It began with the Danish cartoons. It ended with the flying imams. Two thousand six was a banner year for the Religion of Perpetual Outrage. Twelve turbulent months of fist-waving, embassy-burning, fatwa-issuing mayhem, intimidation, and murder resounded with the ululations of the aggrieved. All this in the name of defending Islam from "insult." Let's review.
In late January, masked Palestinian gunmen took over a European Union office in Gaza City to protest the publication of a dozen cartoons about Islam, Mohammed, and self-censorship in the Danish newspaper the Jyllands-Posten. They stormed the building, burned Danish flags, and spearheaded an international boycott of Denmark's products across the Muslim world.
The rage was manufactured pretext. The cartoons had been published four months earlier with little fanfare. It wasn't until a delegation of instigating Danish imams toured Egypt with the cartoons -- plus a few inflammatory fake ones, including an old image of a French hog-calling contest participant deceptively portrayed as "anti-Muslim" -- that the fire started burning. Think the mainstream media will remember that? Not likely. They fell for the ruse and were slow to acknowledge it after American bloggers and Danish television exposed the scheme.
What was really behind Cartoon Rage? Muslim bullies were attempting to pressure Denmark over the International Atomic Energy Agency's decision to report Iran to the U.N. Security Council for continuing with its nuclear research program. The chairmanship of the council was passing to Denmark at the time.
Alas, Western journalists, analysts, and apologists were too clouded by their cowardice and conciliation to see through the smoke. More than 800 were injured in the ensuing riots, and 130 people paid with their lives. The innocents included Italian Catholic priest Andrea Santoro, who was shot to death in Turkey on Feb. 5, by a teenage boy enraged by the illustrations. The Muslim gunman shouted, "Allahu Akbar!" as he murdered Father Santoro while the priest knelt praying in his church. Several brave moderate Muslim editors who stood up to the madness were jailed, fined, and convicted of crimes related to insulting Islam. The Danish cartoonists remain in hiding.
The world soon tired of Cartoon Rage, but the "peaceful" Muslim ragers were just warming up. They found excuses large and small to riot and threaten Western infidels. In India, they protested the magazine publication of a picture of a playing card showing an image of Mecca and also burned Valentine's Day cards. An insult to Islam, they screamed. In Spain, they protested a Madrid store for selling a postcard with a mosque on it with the words "We slept here." An insult to Islam, they protested. In Pakistan, they burned down a Kentucky Fried Chicken restaurant, a Pizza Hut, and toppled Ronald McDonald. In Jakarta, they smashed the offices of Playboy magazine. You know why.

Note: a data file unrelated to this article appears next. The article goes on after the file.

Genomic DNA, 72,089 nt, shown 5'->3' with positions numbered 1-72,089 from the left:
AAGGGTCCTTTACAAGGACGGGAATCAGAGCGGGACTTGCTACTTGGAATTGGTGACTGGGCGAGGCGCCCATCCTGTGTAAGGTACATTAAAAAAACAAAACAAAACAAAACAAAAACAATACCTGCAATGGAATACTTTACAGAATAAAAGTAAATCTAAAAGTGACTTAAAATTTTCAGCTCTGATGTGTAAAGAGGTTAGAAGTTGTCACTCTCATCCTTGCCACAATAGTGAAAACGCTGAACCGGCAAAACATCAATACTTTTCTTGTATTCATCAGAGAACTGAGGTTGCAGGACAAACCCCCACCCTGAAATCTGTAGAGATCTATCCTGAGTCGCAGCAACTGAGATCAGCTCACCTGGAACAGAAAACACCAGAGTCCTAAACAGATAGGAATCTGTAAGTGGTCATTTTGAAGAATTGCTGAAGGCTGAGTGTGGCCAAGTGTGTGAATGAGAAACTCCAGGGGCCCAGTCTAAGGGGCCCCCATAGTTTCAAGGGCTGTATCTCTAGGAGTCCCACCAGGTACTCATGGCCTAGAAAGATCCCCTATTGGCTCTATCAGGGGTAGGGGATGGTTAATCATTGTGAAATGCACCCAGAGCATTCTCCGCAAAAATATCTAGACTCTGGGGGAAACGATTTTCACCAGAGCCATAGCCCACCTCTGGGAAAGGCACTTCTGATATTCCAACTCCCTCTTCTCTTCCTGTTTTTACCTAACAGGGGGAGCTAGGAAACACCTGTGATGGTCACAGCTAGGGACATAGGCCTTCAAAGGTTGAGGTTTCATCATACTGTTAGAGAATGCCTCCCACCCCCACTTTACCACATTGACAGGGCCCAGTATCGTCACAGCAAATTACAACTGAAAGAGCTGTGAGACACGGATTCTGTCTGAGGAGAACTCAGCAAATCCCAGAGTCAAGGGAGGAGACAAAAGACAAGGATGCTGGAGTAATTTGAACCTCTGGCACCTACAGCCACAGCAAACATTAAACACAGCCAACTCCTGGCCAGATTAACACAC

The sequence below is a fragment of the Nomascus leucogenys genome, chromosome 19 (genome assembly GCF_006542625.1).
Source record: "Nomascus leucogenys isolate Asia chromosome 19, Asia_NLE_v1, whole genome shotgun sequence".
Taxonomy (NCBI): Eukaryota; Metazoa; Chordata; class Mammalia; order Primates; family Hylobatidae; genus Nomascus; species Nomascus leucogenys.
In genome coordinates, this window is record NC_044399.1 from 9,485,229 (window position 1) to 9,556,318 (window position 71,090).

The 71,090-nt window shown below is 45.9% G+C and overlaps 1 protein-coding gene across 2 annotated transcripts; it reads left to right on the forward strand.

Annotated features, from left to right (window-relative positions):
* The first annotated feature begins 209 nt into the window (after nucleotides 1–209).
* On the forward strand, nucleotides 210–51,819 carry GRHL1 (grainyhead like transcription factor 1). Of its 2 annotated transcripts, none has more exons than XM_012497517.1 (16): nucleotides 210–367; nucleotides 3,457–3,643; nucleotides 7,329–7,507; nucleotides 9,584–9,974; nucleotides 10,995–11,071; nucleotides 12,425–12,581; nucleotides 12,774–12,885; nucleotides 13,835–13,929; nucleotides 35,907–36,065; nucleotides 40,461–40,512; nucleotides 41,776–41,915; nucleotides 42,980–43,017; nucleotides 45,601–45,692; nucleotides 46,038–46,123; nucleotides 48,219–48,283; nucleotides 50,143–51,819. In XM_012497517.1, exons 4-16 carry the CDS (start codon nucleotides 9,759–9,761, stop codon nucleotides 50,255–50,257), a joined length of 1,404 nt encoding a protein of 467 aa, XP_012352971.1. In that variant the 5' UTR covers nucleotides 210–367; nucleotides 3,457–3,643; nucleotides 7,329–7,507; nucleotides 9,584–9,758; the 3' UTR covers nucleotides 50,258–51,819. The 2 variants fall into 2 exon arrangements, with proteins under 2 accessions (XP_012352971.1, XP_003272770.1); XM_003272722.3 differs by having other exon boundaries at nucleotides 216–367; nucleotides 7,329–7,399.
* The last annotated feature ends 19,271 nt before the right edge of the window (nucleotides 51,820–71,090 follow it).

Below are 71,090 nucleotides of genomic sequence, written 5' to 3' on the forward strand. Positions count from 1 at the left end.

In June, the trial against lioness journalist Oriana Fallaci for insulting Islam commenced in Bergamo, Italy. She had been charged by professional Muslim rager Adel Smith of the Muslim Union of Italy of "vilipendio" -- vilifying Islam -- in her post-9/11 books slamming jihad. A judge had refused to throw out the case. She faced a pile of death threats and accusations of "Islamophobia" for speaking truth to Islamo-power.
Fallaci's death from cancer during the fifth anniversary week of the September 11 terrorist attacks preempted the trial in Italy, but her passing did nothing to preempt the eternal rage of the perpetually outraged. The day she died, the grievance-mongers were shaking their fists and calling for the head of Pope Benedict XVI for his speech that made reference to a 14th-Century conversation touching on holy war and jihad. For engaging in open, honest intellectual and spiritual debate, he was condemned, lit afire in effigy, and targeted anew. The ragers bombed Christian churches in Gaza City and Nablus. They murdered Italian Sister Leonella Sgorbati, an elderly Catholic nun shot in the back by a Somalian jihadist stoked by Pope Rage. "Whoever offends our Prophet Mohammed should be killed on the spot by the nearest Muslim," a Somalian cleric had declared. The Vatican made nice with Muslim leaders.
New outrages are always in bloom. In late September, it was a Berlin production of Mozart's "Idomeneo" that featured the decapitated head of Mohammed. A week later, it was a banyan tree attacked by Indonesian Muslims who wanted to disprove its mystical powers. A few days after that, it was former British foreign secretary Jack Straw, who had the audacity to make the very obvious observation that full Muslim veils impede communications between women and Westerners. Offensive! Disturbing! An insult to Islam!
Not to be outdone, a delegation of extortionist imams boarded a U.S. Airways flight in Minneapolis in November and tried to manufacture an international human-rights incident. They clamored for a boycott and threatened to sue.
The good news: The fire did not catch here this time. The bad news: As Oriana Fallaci warned before her death: "The hate for the West swells like a fire fed by the wind. The clash between us and them is not a military one. It is a cultural one, a religious one, and the worst is still to come."
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